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Office to Residential Permitted Development Right Made Permanent.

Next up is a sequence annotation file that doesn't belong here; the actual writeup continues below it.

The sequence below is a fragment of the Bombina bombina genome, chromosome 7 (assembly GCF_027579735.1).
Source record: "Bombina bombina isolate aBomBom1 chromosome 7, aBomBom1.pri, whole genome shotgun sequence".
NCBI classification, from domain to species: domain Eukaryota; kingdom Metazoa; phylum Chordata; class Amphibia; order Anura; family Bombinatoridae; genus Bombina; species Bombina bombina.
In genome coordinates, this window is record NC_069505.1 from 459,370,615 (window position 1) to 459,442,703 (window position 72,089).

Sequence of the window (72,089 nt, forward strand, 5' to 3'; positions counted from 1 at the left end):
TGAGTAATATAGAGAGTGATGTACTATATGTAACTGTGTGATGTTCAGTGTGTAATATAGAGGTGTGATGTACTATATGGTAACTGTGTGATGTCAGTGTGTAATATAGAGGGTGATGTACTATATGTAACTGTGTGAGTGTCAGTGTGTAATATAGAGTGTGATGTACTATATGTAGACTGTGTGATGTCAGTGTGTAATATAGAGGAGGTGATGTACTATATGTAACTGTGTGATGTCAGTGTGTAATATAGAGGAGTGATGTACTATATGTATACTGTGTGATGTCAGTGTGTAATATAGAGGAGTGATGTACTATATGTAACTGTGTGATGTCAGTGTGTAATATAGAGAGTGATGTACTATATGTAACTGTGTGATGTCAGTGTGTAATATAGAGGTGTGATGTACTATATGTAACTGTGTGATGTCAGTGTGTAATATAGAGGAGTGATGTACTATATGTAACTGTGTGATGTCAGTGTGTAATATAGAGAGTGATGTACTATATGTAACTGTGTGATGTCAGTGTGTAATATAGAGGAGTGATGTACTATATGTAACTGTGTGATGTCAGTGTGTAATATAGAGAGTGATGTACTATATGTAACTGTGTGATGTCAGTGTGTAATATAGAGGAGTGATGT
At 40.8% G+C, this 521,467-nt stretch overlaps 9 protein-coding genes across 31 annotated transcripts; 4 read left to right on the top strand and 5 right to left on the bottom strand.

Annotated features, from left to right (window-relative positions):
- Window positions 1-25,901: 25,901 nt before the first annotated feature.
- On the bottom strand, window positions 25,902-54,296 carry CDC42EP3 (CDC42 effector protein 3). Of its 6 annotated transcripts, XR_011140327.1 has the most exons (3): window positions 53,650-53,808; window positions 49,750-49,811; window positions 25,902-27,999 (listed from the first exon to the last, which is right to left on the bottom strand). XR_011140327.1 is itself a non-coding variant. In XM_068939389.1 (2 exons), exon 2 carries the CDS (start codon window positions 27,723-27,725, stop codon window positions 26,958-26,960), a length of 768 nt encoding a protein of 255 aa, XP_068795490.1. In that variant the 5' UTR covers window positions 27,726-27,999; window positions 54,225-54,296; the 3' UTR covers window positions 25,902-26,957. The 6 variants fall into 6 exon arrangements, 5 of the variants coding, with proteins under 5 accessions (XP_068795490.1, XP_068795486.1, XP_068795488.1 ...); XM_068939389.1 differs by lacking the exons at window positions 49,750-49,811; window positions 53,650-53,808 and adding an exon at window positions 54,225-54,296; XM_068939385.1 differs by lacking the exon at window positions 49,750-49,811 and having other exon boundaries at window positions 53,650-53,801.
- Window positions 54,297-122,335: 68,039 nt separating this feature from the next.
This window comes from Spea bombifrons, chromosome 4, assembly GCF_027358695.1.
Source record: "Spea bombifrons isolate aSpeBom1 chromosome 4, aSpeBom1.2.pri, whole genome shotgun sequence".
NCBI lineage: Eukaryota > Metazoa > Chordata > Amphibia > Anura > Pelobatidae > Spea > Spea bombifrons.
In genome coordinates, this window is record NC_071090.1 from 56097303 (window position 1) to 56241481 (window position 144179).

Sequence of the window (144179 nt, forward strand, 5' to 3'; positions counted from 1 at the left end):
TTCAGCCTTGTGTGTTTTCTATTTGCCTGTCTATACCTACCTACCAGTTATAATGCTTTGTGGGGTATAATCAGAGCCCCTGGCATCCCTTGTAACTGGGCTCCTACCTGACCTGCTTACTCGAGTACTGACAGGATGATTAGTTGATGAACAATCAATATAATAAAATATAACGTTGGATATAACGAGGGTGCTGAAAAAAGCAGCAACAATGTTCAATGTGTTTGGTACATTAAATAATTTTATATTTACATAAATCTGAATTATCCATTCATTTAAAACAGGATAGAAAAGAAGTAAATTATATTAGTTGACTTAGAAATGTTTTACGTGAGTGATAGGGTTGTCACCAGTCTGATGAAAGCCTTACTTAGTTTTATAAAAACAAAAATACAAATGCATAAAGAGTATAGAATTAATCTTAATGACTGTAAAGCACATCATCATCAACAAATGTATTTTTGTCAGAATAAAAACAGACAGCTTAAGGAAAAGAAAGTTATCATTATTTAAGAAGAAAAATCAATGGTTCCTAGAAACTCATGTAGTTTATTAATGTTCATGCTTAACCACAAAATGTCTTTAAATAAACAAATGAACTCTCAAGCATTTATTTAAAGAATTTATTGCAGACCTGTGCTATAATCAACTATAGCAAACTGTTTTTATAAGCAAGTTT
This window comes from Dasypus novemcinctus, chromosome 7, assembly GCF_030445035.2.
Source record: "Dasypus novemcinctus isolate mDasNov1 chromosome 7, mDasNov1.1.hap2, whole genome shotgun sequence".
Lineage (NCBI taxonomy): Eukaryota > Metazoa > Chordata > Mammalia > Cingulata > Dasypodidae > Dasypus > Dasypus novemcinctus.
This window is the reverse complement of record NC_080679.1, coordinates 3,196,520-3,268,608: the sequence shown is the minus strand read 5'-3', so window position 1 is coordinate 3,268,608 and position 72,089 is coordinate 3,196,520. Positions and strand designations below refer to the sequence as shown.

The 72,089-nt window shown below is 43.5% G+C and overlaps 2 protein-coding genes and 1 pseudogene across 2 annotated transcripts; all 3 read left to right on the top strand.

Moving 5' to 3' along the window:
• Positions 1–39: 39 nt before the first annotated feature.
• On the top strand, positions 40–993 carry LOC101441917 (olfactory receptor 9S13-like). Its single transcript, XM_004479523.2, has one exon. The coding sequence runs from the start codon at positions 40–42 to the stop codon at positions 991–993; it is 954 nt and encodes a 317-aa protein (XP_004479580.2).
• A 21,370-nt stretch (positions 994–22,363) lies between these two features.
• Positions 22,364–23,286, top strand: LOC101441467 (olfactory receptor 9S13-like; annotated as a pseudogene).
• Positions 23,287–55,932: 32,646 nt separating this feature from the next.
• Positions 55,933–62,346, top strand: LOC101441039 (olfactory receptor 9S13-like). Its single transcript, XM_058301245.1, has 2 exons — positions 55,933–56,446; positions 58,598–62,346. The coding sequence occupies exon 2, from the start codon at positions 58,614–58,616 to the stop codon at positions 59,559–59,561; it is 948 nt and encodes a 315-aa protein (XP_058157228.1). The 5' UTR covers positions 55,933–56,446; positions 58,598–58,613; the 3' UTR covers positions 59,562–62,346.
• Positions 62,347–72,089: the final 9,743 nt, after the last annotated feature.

On Friday the Secretary of State made good on the Housing and Planning Minster’s Statement of November last year, laying the Statutory Instrument to extend the permitted development right (PDR) for office to residential change of use. It will come into force of 6th April. Many of the changes ‘hinted’ at last year are included, and the surprises we might have expected are not. The headlines are as follows: The PDR will be permanent, with the 30 May 2016 deadline removed. Any PD scheme must be completed within three years of the date of prior approval. The trigger is now ‘completed’ rather than the use having to have been ‘begun’. The noise generated by commercial premises and its impact on intended occupiers of the residential units may now be considered (in addition to transport and highways impacts, and flooding and contamination risks). The areas which are currently exempt from the PDR will continue to benefit from their exemption until 30 May 2019. Beyond this date, an Article 4 Direction would be needed to remove the Right. All future applications must state the number of units proposed. There is a requirement for the legislation to be reviewed a minimum of every five years. And that’s it. No space standards. No requirement for starter homes. No real surprises. Allowing noise impacts to be considered seems a reasonable addition; in practice it may take a while for both applicants and local authorities to gain a fair understanding of how this can be applied or indeed mitigated for – but without an impending time limit, both parties can take a little longer to work this out without the risk of losing the Right. It also, of course, gives applicants more scope to appeal, without the fear of not having enough time to build out the scheme once they have gone through the appeal process.The removal of ‘the use of the building…was begun’ is a step forward for clarity. This wording in the 2015 and current General Permitted Development Order (GPDO) added unnecessary uncertainty into the process, having never been formally defined. It is replaced with the clearer condition that a developer can complete the development within three years of the date of prior approval. This also applies to existing prior approvals. Of course, if time is running out on some of those, the extended Right means that a prospective developer can now simply re-apply and gain another three years.The exempt commercial areas are still exempt, and will be until 30 May 2019. This gives the likes of the City of London, Westminster and other inner London Boroughs plenty of time to apply for Article 4 Directions to remove the Right; I would expect these to come forward in the next 12-18 months.All change of use to residential prior approval applications made after 6 April 2016 will have to state the net uplift in units proposed. The cynics in this office (no names mentioned) suggest this is simply a way for the Government to track the success of office to residential PD (although not delivery of course). I on the other hand am sure there is another perfectly rational reason for inclusion of this requirement … I will let you know when I work it out.No news yet of the right to knock down and rebuild under the offices to residential PDR. The main reason for this is a need first to facilitate the necessary GPDO changes via a technical clause in the Housing and Planning Bill 2015 - 16, which would allow for such works to be considered as permitted development (they currently cannot be). Once the Housing and Planning Act is passed (assuming it gains Royal Assent more or less in its current form) then I expect a PDR for the demolition of an office and its replacement with residential use to follow shortly thereafter.The new statutory Instrument also introduces a PDR for the change of use of light industrial B1(c) to residential – although this will not come into force until 30 September 2017 and will only run until 1 October 2020. This temporary right, much like the PDR for ‘Warehouse, Storage and Distribution to Residential’ is limited to 500sqm and must consider the impact on the industrial offer in that location. The amendment Order also introduces the change of use of laundrettes to residential (my colleagues have their own view on this)In making the office to residential change of use permanent, the Conservative Government continues to back the delivery of housing on brownfield land. There is no doubt it will impact on available office space (it already has) and in many Central London areas, the office values are making the PDR a less viable option. But outside Central London, I suspect the office to residential PDR will remain as popular as ever and the added certainty is likely to drive a spike in activity in the near future.NLP Planning will be hosting a breakfast event on office to residential PDRs in early April. Follow me on Twitter for more updates - @OwainNedin